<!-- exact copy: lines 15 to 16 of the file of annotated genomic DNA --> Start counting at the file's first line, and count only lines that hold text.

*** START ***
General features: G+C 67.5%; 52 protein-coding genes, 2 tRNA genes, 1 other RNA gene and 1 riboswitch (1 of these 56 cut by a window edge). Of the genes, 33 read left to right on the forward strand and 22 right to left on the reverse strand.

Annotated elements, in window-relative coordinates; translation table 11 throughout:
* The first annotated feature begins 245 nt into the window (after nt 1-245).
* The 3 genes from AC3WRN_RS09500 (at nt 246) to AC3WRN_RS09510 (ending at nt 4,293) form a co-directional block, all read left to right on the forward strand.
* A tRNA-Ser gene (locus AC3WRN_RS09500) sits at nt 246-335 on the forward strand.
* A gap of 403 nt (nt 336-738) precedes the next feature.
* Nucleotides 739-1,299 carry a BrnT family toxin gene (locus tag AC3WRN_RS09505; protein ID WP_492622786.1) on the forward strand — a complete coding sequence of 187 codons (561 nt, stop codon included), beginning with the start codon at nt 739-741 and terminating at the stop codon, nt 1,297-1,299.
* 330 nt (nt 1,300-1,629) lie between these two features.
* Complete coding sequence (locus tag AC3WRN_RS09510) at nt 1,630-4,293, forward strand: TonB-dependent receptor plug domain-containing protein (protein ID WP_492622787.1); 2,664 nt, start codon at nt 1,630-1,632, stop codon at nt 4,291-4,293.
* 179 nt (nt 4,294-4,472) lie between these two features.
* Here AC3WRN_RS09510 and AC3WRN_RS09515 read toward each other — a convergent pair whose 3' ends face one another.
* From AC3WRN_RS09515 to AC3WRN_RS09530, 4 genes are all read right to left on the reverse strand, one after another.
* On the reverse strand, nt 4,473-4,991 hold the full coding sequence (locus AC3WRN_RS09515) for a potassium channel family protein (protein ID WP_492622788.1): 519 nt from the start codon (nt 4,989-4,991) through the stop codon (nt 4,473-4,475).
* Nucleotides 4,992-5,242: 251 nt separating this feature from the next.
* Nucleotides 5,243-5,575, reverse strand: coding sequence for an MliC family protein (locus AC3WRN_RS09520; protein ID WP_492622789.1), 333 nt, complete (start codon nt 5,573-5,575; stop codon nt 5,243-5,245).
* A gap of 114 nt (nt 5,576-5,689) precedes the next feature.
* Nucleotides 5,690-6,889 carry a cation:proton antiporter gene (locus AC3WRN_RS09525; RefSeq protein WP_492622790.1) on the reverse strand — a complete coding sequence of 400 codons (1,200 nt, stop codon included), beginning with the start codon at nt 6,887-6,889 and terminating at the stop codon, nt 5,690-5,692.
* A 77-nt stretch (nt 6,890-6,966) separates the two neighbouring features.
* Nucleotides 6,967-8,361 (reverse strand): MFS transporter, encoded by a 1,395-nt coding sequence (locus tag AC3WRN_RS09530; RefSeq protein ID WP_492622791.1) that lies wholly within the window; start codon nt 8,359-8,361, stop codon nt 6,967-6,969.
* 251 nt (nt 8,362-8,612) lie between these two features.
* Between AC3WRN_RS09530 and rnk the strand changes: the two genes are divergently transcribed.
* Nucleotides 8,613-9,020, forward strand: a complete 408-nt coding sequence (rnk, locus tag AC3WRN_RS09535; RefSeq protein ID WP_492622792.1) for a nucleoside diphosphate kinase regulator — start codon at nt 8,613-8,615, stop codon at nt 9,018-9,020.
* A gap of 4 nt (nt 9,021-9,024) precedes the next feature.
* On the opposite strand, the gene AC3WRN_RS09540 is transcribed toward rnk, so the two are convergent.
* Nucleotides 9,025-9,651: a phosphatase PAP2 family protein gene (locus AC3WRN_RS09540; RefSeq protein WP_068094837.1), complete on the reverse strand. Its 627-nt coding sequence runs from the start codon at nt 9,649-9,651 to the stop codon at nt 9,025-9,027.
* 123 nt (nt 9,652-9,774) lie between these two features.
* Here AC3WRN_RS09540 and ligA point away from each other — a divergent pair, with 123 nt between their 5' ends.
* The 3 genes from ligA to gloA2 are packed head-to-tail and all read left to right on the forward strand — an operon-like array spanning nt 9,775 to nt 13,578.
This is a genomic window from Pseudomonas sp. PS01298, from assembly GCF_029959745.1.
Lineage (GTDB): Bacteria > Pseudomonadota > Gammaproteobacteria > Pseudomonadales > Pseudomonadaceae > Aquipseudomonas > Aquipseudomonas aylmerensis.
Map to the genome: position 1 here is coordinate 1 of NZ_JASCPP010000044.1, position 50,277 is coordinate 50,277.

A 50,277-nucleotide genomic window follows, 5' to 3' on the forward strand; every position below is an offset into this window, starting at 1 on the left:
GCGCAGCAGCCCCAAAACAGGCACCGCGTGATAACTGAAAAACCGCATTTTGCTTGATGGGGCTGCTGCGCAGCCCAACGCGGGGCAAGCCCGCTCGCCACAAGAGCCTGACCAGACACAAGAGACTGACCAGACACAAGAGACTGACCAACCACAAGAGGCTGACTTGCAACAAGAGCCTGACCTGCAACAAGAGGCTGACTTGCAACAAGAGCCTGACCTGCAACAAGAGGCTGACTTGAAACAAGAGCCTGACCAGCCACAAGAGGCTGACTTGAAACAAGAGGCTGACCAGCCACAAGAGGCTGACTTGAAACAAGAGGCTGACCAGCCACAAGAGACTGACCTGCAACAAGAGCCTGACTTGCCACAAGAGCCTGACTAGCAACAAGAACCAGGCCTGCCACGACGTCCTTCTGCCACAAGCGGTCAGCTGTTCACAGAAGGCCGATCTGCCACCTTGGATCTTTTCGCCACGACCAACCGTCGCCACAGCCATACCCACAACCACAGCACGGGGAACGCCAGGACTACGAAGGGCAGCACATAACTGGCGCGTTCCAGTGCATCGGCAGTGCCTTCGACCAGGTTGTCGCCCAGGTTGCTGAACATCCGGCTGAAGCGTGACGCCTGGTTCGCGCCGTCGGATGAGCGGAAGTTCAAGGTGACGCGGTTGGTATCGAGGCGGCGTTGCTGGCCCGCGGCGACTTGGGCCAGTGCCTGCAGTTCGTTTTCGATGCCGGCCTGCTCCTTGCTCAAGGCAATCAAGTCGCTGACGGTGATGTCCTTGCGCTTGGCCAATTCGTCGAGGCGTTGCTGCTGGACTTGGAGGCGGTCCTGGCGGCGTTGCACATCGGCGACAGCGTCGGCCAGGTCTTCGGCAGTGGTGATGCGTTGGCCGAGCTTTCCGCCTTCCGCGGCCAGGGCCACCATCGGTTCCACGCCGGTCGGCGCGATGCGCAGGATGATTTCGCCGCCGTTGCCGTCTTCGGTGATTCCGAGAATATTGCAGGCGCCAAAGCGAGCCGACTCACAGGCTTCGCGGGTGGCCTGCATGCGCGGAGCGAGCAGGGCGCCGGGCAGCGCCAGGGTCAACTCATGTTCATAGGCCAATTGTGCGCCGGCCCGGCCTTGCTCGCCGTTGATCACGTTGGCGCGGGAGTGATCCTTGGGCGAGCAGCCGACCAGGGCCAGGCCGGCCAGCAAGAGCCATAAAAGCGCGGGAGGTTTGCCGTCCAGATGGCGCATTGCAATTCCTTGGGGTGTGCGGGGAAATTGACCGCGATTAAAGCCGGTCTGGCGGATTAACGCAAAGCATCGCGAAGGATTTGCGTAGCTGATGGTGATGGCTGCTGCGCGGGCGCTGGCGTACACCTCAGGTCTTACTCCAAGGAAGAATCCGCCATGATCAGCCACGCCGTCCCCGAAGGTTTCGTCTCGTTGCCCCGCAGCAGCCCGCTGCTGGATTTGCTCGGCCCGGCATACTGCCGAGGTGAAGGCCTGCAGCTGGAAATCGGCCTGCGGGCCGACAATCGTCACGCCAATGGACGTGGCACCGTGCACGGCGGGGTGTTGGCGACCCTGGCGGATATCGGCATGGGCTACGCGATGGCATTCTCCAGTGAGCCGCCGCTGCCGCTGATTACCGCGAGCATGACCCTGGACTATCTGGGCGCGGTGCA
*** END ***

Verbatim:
* Nucleotides 5,243-5,575, reverse strand: coding sequence for an MliC family protein (locus AC3WRN_RS09520; protein ID WP_492622789.1), 333 nt, complete (start codon nt 5,573-5,575; stop codon nt 5,243-5,245).
* A gap of 114 nt (nt 5,576-5,689) precedes the next feature.